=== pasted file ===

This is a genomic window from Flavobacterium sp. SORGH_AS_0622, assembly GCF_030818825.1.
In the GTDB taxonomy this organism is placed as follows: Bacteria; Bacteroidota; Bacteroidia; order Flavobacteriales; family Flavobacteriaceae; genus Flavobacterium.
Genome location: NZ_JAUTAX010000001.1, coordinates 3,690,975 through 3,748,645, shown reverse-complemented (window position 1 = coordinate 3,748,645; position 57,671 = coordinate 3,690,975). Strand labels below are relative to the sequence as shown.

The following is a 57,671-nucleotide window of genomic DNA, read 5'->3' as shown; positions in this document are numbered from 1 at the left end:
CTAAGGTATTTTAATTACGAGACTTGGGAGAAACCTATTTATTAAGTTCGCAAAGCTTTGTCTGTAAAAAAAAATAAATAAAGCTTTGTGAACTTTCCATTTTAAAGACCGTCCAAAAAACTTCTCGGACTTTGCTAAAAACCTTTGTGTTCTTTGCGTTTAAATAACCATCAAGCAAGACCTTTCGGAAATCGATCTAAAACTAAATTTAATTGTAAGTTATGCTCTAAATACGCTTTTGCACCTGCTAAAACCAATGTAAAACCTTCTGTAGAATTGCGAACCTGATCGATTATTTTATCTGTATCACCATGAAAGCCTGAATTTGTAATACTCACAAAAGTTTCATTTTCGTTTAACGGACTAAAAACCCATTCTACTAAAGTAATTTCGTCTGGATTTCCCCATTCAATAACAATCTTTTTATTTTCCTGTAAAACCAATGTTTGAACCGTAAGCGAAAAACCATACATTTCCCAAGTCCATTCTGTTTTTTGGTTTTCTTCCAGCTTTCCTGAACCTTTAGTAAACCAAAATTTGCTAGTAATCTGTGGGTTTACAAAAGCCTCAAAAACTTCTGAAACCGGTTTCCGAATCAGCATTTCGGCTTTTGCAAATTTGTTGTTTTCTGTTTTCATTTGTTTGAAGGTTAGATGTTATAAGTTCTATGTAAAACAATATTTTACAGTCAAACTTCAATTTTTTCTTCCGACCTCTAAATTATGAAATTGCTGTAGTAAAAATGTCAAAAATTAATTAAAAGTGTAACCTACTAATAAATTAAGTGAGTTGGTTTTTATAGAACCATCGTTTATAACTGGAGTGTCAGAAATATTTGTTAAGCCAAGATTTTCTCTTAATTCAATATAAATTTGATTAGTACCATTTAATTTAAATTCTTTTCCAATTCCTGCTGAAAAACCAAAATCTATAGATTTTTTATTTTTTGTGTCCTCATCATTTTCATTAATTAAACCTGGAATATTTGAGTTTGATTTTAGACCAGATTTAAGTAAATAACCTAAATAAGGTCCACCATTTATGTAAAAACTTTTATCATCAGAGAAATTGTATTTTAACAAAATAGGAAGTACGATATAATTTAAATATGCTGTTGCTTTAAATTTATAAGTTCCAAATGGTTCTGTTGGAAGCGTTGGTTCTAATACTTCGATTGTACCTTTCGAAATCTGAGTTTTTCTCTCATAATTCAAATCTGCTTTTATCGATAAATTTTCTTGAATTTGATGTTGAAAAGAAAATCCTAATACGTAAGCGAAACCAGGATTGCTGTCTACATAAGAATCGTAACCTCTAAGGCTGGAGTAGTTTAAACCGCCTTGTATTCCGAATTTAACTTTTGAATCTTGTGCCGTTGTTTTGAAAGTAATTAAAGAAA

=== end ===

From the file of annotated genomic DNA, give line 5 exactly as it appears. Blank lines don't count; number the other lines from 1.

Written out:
CTAAGGTATTTTAATTACGAGACTTGGGAGAAACCTATTTATTAAGTTCGCAAAGCTTTGTCTGTAAAAAAAAATAAATAAAGCTTTGTGAACTTTCCATTTTAAAGACCGTCCAAAAAACTTCTCGGACTTTGCTAAAAACCTTTGTGTTCTTTGCGTTTAAATAACCATCAAGCAAGACCTTTCGGAAATCGATCTAAAACTAAATTTAATTGTAAGTTATGCTCTAAATACGCTTTTGCACCTGCTAAAACCAATGTAAAACCTTCTGTAGAATTGCGAACCTGATCGATTATTTTATCTGTATCACCATGAAAGCCTGAATTTGTAATACTCACAAAAGTTTCATTTTCGTTTAACGGACTAAAAACCCATTCTACTAAAGTAATTTCGTCTGGATTTCCCCATTCAATAACAATCTTTTTATTTTCCTGTAAAACCAATGTTTGAACCGTAAGCGAAAAACCATACATTTCCCAAGTCCATTCTGTTTTTTGGTTTTCTTCCAGCTTTCCTGAACCTTTAGTAAACCAAAATTTGCTAGTAATCTGTGGGTTTACAAAAGCCTCAAAAACTTCTGAAACCGGTTTCCGAATCAGCATTTCGGCTTTTGCAAATTTGTTGTTTTCTGTTTTCATTTGTTTGAAGGTTAGATGTTATAAGTTCTATGTAAAACAATATTTTACAGTCAAACTTCAATTTTTTCTTCCGACCTCTAAATTATGAAATTGCTGTAGTAAAAATGTCAAAAATTAATTAAAAGTGTAACCTACTAATAAATTAAGTGAGTTGGTTTTTATAGAACCATCGTTTATAACTGGAGTGTCAGAAATATTTGTTAAGCCAAGATTTTCTCTTAATTCAATATAAATTTGATTAGTACCATTTAATTTAAATTCTTTTCCAATTCCTGCTGAAAAACCAAAATCTATAGATTTTTTATTTTTTGTGTCCTCATCATTTTCATTAATTAAACCTGGAATATTTGAGTTTGATTTTAGACCAGATTTAAGTAAATAACCTAAATAAGGTCCACCATTTATGTAAAAACTTTTATCATCAGAGAAATTGTATTTTAACAAAATAGGAAGTACGATATAATTTAAATATGCTGTTGCTTTAAATTTATAAGTTCCAAATGGTTCTGTTGGAAGCGTTGGTTCTAATACTTCGATTGTACCTTTCGAAATCTGAGTTTTTCTCTCATAATTCAAATCTGCTTTTATCGATAAATTTTCTTGAATTTGATGTTGAAAAGAAAATCCTAATACGTAAGCGAAACCAGGATTGCTGTCTACATAAGAATCGTAACCTCTAAGGCTGGAGTAGTTTAAACCGCCTTGTATTCCGAATTTAACTTTTGAATCTTGTGCCGTTGTTTTGAAAGTAATTAAAGAAA